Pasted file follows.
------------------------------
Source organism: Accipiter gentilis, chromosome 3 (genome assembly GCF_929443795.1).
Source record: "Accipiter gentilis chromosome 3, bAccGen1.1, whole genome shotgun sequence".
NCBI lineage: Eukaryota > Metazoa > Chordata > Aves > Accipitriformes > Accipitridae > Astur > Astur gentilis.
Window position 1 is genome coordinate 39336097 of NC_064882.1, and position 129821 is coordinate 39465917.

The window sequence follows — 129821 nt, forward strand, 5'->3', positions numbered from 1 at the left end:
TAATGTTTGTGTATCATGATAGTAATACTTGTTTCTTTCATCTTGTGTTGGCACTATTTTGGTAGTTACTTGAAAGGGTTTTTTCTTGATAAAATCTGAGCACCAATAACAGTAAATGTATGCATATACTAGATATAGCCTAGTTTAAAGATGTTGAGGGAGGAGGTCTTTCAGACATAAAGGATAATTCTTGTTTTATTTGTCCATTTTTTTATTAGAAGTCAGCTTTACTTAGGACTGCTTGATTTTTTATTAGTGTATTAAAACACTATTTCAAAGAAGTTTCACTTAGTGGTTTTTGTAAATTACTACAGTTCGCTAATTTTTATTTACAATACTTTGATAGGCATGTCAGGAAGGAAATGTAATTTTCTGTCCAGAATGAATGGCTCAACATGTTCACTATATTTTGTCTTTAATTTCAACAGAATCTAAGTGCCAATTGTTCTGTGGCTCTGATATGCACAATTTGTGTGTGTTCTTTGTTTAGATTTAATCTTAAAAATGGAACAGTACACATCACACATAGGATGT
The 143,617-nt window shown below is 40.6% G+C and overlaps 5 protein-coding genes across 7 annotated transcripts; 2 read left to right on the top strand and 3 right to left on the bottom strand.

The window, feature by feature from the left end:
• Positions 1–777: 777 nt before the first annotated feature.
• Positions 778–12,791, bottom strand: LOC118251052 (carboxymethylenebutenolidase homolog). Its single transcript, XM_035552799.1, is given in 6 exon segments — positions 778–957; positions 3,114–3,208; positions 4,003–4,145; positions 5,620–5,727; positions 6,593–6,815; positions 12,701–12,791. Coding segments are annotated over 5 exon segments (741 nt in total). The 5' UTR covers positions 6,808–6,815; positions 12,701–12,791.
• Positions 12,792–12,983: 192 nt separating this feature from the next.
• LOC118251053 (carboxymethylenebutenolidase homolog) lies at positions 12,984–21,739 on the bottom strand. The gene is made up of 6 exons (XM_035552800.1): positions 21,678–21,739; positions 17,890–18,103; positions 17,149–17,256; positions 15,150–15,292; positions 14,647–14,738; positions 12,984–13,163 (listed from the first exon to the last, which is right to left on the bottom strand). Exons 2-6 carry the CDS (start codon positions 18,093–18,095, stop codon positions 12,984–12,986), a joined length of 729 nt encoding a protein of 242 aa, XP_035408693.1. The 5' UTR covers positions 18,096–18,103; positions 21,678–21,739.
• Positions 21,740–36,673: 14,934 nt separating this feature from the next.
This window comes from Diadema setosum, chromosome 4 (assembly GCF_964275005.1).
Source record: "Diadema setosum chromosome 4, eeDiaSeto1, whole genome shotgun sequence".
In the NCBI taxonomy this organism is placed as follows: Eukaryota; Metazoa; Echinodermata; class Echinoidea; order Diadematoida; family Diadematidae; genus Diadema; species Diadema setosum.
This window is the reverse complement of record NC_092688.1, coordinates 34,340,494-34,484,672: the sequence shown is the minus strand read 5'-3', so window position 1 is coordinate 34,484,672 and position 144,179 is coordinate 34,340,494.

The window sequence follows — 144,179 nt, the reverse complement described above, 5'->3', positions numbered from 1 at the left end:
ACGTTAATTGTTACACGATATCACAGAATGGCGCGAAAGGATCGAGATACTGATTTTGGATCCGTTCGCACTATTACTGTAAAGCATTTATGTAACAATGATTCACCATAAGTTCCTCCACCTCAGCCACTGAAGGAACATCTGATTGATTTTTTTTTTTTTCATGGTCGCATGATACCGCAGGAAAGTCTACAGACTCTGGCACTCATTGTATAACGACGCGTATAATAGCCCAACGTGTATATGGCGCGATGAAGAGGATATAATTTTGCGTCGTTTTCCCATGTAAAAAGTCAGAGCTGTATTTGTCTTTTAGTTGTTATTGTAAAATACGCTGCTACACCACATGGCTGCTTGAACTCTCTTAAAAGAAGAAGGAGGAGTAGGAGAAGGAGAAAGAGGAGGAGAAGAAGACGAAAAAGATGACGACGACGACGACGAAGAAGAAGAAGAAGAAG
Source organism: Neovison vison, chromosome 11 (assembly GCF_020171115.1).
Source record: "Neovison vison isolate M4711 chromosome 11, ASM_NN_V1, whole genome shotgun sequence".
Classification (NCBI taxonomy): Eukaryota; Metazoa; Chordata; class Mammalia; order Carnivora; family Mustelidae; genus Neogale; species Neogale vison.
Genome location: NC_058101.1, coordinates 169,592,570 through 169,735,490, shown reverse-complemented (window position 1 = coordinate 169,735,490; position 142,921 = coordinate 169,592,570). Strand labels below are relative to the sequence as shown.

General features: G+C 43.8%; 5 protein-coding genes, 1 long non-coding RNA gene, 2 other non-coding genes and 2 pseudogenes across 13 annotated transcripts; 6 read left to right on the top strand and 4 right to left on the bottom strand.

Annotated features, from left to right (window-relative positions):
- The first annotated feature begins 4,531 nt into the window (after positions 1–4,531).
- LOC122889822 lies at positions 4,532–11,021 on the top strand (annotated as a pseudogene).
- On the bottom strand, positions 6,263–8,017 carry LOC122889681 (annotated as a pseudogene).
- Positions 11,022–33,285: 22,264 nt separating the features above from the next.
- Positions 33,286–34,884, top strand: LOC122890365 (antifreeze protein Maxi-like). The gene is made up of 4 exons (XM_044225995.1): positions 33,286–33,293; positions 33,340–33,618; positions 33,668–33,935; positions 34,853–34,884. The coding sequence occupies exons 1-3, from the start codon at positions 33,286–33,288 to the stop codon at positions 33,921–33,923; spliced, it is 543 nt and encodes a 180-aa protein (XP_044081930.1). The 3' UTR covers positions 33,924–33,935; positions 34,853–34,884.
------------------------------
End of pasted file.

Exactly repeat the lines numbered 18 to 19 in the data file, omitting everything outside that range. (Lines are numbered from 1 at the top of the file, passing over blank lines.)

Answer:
The window sequence follows — 144,179 nt, the reverse complement described above, 5'->3', positions numbered from 1 at the left end:
ACGTTAATTGTTACACGATATCACAGAATGGCGCGAAAGGATCGAGATACTGATTTTGGATCCGTTCGCACTATTACTGTAAAGCATTTATGTAACAATGATTCACCATAAGTTCCTCCACCTCAGCCACTGAAGGAACATCTGATTGATTTTTTTTTTTTTCATGGTCGCATGATACCGCAGGAAAGTCTACAGACTCTGGCACTCATTGTATAACGACGCGTATAATAGCCCAACGTGTATATGGCGCGATGAAGAGGATATAATTTTGCGTCGTTTTCCCATGTAAAAAGTCAGAGCTGTATTTGTCTTTTAGTTGTTATTGTAAAATACGCTGCTACACCACATGGCTGCTTGAACTCTCTTAAAAGAAGAAGGAGGAGTAGGAGAAGGAGAAAGAGGAGGAGAAGAAGACGAAAAAGATGACGACGACGACGACGAAGAAGAAGAAGAAGAAG